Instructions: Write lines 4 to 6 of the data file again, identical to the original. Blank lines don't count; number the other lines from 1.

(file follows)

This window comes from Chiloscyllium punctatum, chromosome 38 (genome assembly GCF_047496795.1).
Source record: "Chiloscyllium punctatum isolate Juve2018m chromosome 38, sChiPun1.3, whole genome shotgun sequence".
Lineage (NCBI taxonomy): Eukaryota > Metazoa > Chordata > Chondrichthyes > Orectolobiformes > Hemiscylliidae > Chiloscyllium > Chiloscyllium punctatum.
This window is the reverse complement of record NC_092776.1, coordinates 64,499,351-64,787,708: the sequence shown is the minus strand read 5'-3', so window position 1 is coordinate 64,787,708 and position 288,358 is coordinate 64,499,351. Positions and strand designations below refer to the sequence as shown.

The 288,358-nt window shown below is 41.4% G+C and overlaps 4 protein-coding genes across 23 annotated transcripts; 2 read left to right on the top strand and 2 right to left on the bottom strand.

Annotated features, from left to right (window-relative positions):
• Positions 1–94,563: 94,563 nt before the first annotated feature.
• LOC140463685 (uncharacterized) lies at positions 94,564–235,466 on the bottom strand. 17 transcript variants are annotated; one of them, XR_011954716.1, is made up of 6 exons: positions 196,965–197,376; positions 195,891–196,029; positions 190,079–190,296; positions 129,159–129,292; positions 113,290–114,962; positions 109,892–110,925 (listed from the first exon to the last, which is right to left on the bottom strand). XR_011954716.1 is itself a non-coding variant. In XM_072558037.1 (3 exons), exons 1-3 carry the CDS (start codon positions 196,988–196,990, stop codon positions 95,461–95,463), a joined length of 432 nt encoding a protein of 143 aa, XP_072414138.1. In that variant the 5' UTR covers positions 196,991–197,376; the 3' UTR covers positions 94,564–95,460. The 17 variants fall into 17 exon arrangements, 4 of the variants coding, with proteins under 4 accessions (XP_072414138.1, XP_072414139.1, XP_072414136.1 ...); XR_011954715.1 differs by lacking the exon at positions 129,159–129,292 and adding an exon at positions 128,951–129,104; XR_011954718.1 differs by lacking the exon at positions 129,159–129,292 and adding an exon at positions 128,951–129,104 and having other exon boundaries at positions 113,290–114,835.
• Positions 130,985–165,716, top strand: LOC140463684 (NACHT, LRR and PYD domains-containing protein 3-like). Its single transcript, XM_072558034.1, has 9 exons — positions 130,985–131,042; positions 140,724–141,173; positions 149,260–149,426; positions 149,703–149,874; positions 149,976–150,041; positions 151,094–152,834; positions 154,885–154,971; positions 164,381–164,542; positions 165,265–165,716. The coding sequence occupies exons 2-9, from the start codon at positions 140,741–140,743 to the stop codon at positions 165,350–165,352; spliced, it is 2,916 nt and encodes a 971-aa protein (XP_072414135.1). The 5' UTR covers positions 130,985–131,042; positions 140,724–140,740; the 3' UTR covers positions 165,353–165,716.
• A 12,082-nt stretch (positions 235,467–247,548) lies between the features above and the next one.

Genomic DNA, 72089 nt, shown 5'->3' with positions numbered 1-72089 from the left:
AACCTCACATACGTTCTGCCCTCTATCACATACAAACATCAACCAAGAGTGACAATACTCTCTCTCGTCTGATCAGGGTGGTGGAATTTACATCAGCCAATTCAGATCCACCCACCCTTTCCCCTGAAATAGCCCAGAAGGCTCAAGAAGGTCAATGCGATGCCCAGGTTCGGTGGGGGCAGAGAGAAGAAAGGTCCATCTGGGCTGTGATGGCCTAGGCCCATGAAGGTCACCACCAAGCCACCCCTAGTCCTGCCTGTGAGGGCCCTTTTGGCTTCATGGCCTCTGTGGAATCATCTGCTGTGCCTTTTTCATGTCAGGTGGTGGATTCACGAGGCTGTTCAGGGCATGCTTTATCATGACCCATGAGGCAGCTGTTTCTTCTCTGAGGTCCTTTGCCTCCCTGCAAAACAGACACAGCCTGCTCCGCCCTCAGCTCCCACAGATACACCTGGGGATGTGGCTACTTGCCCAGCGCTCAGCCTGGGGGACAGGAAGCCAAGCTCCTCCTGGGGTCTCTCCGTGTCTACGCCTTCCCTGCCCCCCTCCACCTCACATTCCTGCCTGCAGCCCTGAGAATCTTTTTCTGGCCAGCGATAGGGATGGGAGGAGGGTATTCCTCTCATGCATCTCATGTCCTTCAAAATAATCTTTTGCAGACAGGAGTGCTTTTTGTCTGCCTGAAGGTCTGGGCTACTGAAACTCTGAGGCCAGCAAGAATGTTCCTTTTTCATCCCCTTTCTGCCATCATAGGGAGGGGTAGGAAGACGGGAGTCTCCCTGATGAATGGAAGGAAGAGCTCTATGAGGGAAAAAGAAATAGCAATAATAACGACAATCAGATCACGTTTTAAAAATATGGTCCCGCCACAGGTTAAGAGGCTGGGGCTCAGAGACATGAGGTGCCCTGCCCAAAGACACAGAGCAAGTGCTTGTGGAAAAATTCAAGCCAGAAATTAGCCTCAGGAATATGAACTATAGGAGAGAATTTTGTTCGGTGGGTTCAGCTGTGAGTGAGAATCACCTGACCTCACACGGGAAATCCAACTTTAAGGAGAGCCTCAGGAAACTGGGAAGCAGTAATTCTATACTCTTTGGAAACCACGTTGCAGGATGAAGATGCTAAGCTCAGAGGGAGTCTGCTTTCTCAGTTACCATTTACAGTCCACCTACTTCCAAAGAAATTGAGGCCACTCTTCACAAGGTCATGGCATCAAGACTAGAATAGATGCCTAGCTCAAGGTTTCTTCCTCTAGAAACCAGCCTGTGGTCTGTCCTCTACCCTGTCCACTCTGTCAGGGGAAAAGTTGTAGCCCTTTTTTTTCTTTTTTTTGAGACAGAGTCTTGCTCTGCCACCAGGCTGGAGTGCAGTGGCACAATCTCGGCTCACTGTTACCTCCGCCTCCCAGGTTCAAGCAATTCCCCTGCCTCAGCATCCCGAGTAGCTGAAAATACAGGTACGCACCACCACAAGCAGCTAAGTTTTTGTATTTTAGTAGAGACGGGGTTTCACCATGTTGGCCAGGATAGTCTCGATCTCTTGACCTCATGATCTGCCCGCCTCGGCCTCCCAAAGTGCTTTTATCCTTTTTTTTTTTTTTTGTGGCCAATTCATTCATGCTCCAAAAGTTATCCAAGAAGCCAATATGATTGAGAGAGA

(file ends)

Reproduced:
This window is the reverse complement of record NC_092776.1, coordinates 64,499,351-64,787,708: the sequence shown is the minus strand read 5'-3', so window position 1 is coordinate 64,787,708 and position 288,358 is coordinate 64,499,351. Positions and strand designations below refer to the sequence as shown.

The 288,358-nt window shown below is 41.4% G+C and overlaps 4 protein-coding genes across 23 annotated transcripts; 2 read left to right on the top strand and 2 right to left on the bottom strand.

Annotated features, from left to right (window-relative positions):